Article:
Yet, there was something of a challenge in what Scott was doing that started to get to me. On one trip, he pedaled off to one of the more remote reaches of a state park (no camping allowed), hid his bike, and set up a minimalist campsite on the Palisades. I found him pedaling back home on the shoulder of Route 9W the next day. (I sort of knew where to look and had his schedule.) Over lunch, I asked him the question that only a guy could ask another guy, who was a close friend.

“Don’t you get spooked out in the woods alone at night?”

“I did in the beginning,” Scott replied. “Last night was one of those times. I heard something about 2am that got me out of a sound sleep. It was this strange, rhythmic, lapping sound. And then I realized it was little waves on the Hudson River, 400 feet below, washing up on the bank.”

The cat was out of the bag... I didn’t like the idea of being out in the woods alone at night. This was nothing more than an advanced form of being afraid of the dark. And I didn’t like having to acknowledge that weakness either. It gradually ate away at me that entire summer, until there was nothing to do for it but get out into the woods and face my fears. The woods are a great place to go to periodically cleanse your mind. And in the mid-seventies, New Jersey still held a few truly wild places (that were not topless places on RT. 17 or bars at the shore.) My destination for a night of solitary, moto camping would be High Point State Park, just off Rt. 23. It was the first week of autumn and the camping season was about over for this place. The nights were cool... The trees were turning colors... And I would have the place to myself.

Above: The Great Notch Inn, built in 1939, still welcomes riders at the confluence of Route 3 and US-46 in New Jersey. The backdrop for this saloon is a notch in "mountain top" directly behind it. Photo from the internet.

My ride started out on Route 3, down in Hudson County. If this highway could possibly become a machine, it would be a chipper. The road design was obsolete 40 years ago, the traffic has always been utterly horrendous, and the pace can only be described as frenetic. But I was a kid then, and I didn’t give a shit or a second thought to any of this. Route 3 blended in with US-46, at Great Notch, NJ. (A bar, like an old log cabin still marks the confluence of these roads.) The stretch spawned by this unholy union only lasts for a few miles, but it is ghastly enough, with ugly strip malls, dramatically short entrances and exits from the highway, and a few diners. My immediate objective was Route 23. Route 23 peels away from the nuclear junction of I-80, and US-46 in Wayne, New Jersey, at the edge of the Willowbrook Mall, one of the first real malls in the “Garden State” and in the US. (This was one of the first places where millions of people learned about a food court.)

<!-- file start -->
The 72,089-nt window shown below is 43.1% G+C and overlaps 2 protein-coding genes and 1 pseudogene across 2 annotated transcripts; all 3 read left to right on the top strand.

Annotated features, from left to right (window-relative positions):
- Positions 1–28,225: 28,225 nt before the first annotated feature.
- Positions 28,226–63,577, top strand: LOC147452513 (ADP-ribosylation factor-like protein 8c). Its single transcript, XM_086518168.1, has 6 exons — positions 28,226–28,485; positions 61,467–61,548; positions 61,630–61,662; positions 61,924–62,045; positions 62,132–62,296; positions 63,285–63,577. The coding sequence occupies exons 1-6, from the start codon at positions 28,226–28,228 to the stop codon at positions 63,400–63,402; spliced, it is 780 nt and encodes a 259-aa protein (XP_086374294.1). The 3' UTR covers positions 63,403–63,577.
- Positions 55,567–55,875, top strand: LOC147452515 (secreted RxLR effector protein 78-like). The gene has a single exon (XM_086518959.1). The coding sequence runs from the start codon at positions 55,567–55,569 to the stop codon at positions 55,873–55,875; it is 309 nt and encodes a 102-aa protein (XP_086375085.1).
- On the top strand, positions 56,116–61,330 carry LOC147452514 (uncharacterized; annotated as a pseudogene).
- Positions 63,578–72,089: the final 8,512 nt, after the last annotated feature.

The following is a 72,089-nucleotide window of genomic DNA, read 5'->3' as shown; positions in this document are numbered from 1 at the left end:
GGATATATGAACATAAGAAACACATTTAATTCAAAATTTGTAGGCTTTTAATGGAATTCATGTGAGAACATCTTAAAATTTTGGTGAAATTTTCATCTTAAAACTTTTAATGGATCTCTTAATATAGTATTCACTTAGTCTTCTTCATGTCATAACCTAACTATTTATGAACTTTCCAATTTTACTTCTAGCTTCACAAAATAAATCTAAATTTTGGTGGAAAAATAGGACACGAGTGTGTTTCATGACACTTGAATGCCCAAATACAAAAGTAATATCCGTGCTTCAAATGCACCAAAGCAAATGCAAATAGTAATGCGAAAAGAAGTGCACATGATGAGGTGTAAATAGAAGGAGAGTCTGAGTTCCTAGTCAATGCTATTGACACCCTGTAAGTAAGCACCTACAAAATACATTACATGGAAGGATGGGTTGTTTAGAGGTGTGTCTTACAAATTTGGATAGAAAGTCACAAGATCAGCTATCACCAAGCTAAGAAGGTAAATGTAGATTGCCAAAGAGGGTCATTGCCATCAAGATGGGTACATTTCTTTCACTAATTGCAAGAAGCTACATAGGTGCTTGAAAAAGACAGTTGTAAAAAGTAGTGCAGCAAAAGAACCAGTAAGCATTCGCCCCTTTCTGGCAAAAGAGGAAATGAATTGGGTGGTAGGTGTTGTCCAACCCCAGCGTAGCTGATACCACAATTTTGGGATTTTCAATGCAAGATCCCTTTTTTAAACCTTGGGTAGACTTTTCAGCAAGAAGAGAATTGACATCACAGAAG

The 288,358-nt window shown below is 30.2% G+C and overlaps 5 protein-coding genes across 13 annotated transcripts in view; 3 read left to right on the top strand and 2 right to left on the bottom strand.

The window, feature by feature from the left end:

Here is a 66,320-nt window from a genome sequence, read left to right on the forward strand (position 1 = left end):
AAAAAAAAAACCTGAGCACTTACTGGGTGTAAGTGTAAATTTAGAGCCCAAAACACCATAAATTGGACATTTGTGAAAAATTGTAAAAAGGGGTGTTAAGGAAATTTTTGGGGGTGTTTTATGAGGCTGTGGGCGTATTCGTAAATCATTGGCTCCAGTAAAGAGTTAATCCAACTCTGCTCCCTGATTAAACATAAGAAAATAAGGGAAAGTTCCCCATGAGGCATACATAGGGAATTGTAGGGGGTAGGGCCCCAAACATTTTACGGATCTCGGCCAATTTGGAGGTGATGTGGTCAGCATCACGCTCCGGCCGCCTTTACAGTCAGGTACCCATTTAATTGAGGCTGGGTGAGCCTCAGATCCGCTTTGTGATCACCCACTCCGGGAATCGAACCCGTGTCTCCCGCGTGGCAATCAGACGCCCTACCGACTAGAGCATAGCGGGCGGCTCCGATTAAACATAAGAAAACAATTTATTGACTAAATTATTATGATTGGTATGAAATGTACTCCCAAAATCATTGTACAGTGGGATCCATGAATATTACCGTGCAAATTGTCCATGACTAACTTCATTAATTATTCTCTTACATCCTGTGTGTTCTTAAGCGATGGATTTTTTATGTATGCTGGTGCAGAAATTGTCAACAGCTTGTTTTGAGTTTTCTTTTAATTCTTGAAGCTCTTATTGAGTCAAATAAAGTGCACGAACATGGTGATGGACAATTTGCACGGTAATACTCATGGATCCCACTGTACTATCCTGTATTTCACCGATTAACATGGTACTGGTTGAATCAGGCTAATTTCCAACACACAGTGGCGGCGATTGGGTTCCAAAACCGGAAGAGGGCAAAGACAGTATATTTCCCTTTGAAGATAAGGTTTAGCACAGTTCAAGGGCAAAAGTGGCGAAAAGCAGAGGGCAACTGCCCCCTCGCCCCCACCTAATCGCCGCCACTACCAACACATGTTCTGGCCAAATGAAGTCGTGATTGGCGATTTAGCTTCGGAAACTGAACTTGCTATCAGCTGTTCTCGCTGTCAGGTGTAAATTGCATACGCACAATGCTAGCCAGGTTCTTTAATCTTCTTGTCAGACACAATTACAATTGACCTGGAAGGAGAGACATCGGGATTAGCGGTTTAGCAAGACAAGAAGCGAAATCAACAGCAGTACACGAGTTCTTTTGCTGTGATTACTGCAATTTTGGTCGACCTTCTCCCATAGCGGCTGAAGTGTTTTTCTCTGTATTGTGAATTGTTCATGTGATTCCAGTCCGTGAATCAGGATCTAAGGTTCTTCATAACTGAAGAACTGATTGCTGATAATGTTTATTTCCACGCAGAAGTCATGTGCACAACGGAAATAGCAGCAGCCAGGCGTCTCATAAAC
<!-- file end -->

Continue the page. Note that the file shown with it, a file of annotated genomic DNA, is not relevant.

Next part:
The traffic at this spot would have Saint Francis kicking cats in 30 seconds.

Yet 37 years ago, Route 23 was the gateway to northern New Jersey’s last working farms and dairy industry. City assholes, like myself, could see cows grazing in fields, find deer on the islands (median) of the roadway, and still run across tractors pulling steel carts (filled with manure and campaign speeches) on the road.

I loved Rt. 23... In terms of social polarity, it was as far away from Hudson county as a person could get in 90 minutes. The road was the most direct route to the northern part of the state, and its highest point. That primitive Kawasaki “ying-yinged” its way through traffic, and I found myself in Packanack Lake, one of New Jersey’s first resort and vacation spots. (It is now a bedroom community for the Metropolitan area.) This historic spot was marked by a traffic circle, a unique New Jersey attraction that replaced wolves and saber-tooth tigers as predators in the Dawinian life cycle. The road passed through Butler and Pequannock, NJ which had its own traffic circle (to try and pick off the survivors from the one at Packanack Lake).